This is a great book if you're a Walt Disney fan like I am. It s

    This is a great book if you're a Walt Disney fan like I am. It starts from his childhood and even a little bit of family history from before his birth. It is somewhat of a difficult read, there are a lot of BIG words used that I had to get the dictionary out for, otherwise I would have given it 5 stars. It's a wonderful book about a wonderful man. I would recommend to any Disney fan, young and old.

    Was this review helpful? Yes  No   Report this review
  • Anonymous

    Posted October 20, 2013

    Tom cruise is playing you in a movie

    WHAT!!!

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  • Anonymous

    Posted March 11, 2013

    Amazing

    Niw i understand so things that u didnt before at Disneyland. Really goid book. High read.

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  • Anonymous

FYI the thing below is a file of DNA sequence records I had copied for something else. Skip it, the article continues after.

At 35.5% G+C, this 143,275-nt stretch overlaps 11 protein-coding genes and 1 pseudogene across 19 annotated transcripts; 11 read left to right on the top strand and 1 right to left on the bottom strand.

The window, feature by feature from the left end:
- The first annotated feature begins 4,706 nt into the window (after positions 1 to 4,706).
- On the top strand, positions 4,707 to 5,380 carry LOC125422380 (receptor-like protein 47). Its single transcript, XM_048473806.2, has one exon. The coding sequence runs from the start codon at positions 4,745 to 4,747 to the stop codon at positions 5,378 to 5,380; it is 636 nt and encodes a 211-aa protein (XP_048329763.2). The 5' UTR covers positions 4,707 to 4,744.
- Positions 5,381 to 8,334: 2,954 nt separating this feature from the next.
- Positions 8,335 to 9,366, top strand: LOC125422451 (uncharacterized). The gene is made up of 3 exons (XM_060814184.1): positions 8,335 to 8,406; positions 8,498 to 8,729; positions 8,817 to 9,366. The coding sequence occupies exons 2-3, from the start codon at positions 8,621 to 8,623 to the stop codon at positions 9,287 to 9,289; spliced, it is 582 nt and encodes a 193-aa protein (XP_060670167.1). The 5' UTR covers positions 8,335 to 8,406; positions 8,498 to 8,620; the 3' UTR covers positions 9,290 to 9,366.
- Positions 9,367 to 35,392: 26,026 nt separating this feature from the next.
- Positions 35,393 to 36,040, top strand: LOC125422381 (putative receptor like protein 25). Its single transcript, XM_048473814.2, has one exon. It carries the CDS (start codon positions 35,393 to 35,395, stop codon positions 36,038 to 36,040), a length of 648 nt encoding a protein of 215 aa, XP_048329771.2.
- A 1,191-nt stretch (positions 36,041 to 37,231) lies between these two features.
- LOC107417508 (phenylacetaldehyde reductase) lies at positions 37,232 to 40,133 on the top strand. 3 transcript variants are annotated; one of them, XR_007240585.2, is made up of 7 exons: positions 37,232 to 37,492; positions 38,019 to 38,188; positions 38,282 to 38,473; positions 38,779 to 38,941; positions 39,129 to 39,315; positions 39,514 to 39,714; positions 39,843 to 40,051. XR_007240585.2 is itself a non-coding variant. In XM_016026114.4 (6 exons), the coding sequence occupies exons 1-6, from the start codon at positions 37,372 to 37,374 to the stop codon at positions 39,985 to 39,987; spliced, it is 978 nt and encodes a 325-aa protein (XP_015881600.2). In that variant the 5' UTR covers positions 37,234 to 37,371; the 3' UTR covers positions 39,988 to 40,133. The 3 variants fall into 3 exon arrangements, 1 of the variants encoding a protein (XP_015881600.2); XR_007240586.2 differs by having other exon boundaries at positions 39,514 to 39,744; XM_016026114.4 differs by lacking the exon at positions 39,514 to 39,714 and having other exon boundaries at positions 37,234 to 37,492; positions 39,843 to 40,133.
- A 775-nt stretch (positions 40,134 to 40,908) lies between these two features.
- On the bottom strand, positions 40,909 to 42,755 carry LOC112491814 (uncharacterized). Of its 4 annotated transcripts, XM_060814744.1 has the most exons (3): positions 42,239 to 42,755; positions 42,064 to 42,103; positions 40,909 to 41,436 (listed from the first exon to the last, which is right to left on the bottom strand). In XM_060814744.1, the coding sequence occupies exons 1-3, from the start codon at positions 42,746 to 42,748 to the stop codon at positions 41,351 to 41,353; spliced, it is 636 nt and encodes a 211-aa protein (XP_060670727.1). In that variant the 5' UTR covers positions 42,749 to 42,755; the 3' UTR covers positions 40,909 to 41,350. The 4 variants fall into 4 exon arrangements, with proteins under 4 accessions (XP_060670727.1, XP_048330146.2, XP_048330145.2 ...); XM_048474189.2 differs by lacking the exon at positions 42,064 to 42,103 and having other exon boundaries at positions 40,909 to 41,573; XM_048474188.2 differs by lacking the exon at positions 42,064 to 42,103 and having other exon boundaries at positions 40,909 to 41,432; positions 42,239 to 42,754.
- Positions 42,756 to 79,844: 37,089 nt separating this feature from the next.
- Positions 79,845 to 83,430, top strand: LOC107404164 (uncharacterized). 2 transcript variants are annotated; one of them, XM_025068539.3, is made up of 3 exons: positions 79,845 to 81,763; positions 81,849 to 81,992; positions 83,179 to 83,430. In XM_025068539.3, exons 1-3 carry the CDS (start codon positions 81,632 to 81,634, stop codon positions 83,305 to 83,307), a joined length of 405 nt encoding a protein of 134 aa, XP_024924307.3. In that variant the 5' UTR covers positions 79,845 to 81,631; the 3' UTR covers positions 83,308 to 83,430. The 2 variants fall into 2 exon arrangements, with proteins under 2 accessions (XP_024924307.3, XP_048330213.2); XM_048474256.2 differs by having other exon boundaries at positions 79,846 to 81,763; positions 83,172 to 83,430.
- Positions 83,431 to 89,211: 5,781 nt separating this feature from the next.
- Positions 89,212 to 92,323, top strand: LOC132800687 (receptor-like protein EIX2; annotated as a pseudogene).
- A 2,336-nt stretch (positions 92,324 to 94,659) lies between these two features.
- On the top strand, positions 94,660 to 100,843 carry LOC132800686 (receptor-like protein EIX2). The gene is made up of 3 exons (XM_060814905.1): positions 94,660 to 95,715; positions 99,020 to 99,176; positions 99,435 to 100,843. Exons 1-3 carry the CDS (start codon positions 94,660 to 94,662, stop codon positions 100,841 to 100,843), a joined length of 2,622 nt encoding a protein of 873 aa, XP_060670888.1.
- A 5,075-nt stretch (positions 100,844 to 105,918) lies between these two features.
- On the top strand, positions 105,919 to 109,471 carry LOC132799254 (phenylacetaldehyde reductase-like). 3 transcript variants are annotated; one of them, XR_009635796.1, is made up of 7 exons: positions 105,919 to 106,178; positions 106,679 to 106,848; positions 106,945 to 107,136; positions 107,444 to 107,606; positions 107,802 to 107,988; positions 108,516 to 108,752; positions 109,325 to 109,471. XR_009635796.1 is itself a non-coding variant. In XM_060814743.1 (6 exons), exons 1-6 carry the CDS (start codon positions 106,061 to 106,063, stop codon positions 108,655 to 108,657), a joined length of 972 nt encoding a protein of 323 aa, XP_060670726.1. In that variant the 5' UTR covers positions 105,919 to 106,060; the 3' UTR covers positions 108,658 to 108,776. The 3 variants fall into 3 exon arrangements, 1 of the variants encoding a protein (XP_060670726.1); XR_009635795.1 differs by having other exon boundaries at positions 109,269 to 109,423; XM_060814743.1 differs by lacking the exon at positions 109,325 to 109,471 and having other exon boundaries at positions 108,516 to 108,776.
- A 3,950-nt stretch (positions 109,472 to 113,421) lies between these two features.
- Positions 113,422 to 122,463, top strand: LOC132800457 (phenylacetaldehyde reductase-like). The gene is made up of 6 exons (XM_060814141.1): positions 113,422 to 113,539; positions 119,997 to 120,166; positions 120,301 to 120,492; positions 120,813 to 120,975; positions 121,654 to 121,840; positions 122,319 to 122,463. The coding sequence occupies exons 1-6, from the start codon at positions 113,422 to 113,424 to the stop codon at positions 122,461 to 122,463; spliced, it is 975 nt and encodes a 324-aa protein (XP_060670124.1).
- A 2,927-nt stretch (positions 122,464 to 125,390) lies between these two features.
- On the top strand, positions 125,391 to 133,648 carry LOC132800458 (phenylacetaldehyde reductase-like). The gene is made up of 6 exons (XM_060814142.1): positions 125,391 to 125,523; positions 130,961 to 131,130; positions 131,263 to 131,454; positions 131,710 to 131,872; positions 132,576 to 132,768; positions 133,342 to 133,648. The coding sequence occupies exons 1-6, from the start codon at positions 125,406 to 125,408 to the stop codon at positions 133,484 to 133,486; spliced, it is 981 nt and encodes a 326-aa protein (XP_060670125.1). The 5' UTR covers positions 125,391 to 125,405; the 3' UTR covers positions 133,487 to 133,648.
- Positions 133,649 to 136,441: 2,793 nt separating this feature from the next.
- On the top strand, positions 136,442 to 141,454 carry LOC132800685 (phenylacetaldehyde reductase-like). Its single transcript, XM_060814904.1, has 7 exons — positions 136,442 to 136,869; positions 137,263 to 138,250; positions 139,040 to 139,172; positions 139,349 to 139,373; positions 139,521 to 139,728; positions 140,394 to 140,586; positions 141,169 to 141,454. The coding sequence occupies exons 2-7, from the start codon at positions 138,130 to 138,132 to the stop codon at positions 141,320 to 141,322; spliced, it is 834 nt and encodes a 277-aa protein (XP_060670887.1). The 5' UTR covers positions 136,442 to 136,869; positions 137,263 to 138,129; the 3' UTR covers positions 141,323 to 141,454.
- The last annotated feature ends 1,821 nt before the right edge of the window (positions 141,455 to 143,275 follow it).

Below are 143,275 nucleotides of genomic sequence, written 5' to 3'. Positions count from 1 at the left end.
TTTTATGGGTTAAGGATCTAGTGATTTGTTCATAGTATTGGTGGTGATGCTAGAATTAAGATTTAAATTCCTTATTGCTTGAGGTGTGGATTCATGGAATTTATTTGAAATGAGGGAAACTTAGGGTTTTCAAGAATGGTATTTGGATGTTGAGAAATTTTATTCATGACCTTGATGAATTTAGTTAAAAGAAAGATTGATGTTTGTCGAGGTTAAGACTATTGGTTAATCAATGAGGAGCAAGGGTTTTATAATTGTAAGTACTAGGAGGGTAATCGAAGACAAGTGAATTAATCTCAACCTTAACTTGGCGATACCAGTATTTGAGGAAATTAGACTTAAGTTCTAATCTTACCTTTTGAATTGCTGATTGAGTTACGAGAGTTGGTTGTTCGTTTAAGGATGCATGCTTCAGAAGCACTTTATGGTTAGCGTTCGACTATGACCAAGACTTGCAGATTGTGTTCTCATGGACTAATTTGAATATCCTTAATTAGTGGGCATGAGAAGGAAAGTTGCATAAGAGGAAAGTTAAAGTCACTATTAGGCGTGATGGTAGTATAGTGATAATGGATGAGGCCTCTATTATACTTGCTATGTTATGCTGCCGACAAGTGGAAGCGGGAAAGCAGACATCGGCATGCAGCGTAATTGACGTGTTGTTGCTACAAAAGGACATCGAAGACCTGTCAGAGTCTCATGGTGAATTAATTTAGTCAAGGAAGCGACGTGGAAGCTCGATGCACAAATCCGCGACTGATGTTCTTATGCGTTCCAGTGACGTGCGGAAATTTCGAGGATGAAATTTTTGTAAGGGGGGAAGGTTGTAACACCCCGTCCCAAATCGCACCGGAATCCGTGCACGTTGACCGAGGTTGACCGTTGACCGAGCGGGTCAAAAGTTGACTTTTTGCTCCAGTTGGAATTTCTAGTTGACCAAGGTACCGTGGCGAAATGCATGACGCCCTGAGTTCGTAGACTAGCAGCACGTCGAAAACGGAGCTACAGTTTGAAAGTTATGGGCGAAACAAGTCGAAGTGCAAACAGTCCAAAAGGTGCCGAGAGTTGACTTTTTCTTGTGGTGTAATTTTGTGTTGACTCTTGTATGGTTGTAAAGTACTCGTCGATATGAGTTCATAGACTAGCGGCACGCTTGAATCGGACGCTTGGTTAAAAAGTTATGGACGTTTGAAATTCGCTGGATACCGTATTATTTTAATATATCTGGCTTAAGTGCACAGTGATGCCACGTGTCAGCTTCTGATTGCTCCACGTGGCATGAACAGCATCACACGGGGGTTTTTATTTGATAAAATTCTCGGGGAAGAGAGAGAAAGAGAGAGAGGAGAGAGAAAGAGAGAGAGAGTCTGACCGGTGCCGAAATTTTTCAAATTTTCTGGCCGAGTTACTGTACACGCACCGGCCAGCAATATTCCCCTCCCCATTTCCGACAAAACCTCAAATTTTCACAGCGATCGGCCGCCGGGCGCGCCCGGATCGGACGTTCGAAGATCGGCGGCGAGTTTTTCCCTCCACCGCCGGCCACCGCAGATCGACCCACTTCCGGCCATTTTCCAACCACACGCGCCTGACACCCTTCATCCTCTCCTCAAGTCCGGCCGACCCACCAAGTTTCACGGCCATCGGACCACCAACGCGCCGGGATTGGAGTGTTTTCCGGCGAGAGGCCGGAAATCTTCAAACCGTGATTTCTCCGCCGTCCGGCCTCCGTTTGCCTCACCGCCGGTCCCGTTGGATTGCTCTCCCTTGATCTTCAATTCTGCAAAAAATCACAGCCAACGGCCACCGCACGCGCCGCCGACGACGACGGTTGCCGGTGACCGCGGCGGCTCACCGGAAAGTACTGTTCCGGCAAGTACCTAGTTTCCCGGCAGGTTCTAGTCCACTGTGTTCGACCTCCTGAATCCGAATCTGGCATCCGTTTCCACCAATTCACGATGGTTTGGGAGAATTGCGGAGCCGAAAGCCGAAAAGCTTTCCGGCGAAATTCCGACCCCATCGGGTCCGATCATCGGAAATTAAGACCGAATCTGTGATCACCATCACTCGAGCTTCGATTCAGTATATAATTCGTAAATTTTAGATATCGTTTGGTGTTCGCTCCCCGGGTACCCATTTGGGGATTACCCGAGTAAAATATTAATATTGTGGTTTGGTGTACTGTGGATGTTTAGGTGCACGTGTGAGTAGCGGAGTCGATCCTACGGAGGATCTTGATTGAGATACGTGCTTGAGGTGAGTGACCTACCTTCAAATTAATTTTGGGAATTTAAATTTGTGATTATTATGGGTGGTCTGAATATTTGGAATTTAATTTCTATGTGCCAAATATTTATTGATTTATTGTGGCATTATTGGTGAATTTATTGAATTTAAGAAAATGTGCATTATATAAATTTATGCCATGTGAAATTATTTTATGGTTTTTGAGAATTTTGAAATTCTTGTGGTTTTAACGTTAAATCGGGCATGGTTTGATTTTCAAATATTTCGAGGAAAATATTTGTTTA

Posted April 13, 2013

    Amazing

    Great book

    Was this review helpful? Yes  No   Report this review
  • Anonymous

    Posted January 13, 2013

    His true biography

    Wow ok this is epic the real deal

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  • Anonymous

    Posted January 3, 2013

    Great read!

    Walt was a very interesting man and a true genius and you learn things fro this book that reinforce that

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  • Anonymous

    Posted March 2, 2012

    Great

    Awsome great book

    0 out of 1 people found this review helpful.

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  • Posted July 9, 2011

    hav 2 do report

    No text was provided for this review.

  • Anonymous

    Posted November 15, 2010

    No text was provided for this review.